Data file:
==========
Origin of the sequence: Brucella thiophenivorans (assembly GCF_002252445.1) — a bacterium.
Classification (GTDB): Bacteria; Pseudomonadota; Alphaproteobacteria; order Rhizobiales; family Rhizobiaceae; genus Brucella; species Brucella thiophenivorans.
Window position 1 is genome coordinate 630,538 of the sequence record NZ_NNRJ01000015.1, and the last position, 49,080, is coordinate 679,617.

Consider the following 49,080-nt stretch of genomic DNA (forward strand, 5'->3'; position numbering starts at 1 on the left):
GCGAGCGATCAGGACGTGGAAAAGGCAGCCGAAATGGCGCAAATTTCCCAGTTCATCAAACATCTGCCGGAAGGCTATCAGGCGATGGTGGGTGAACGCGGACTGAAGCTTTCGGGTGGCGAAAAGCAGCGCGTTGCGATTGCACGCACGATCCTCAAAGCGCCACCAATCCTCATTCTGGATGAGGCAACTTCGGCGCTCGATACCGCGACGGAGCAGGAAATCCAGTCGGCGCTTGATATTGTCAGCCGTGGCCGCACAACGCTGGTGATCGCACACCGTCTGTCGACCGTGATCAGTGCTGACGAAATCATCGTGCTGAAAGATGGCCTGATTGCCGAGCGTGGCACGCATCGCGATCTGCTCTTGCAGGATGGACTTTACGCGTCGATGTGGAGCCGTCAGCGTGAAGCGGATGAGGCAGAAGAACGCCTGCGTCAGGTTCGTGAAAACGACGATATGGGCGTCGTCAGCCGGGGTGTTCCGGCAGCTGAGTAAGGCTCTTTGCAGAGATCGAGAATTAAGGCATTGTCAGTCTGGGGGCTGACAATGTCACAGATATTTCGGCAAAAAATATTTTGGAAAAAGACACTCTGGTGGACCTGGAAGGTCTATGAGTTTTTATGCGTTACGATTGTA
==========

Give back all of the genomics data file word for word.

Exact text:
Origin of the sequence: Brucella thiophenivorans (assembly GCF_002252445.1) — a bacterium.
Classification (GTDB): Bacteria; Pseudomonadota; Alphaproteobacteria; order Rhizobiales; family Rhizobiaceae; genus Brucella; species Brucella thiophenivorans.
Window position 1 is genome coordinate 630,538 of the sequence record NZ_NNRJ01000015.1, and the last position, 49,080, is coordinate 679,617.

Consider the following 49,080-nt stretch of genomic DNA (forward strand, 5'->3'; position numbering starts at 1 on the left):
GCGAGCGATCAGGACGTGGAAAAGGCAGCCGAAATGGCGCAAATTTCCCAGTTCATCAAACATCTGCCGGAAGGCTATCAGGCGATGGTGGGTGAACGCGGACTGAAGCTTTCGGGTGGCGAAAAGCAGCGCGTTGCGATTGCACGCACGATCCTCAAAGCGCCACCAATCCTCATTCTGGATGAGGCAACTTCGGCGCTCGATACCGCGACGGAGCAGGAAATCCAGTCGGCGCTTGATATTGTCAGCCGTGGCCGCACAACGCTGGTGATCGCACACCGTCTGTCGACCGTGATCAGTGCTGACGAAATCATCGTGCTGAAAGATGGCCTGATTGCCGAGCGTGGCACGCATCGCGATCTGCTCTTGCAGGATGGACTTTACGCGTCGATGTGGAGCCGTCAGCGTGAAGCGGATGAGGCAGAAGAACGCCTGCGTCAGGTTCGTGAAAACGACGATATGGGCGTCGTCAGCCGGGGTGTTCCGGCAGCTGAGTAAGGCTCTTTGCAGAGATCGAGAATTAAGGCATTGTCAGTCTGGGGGCTGACAATGTCACAGATATTTCGGCAAAAAATATTTTGGAAAAAGACACTCTGGTGGACCTGGAAGGTCTATGAGTTTTTATGCGTTACGATTGTA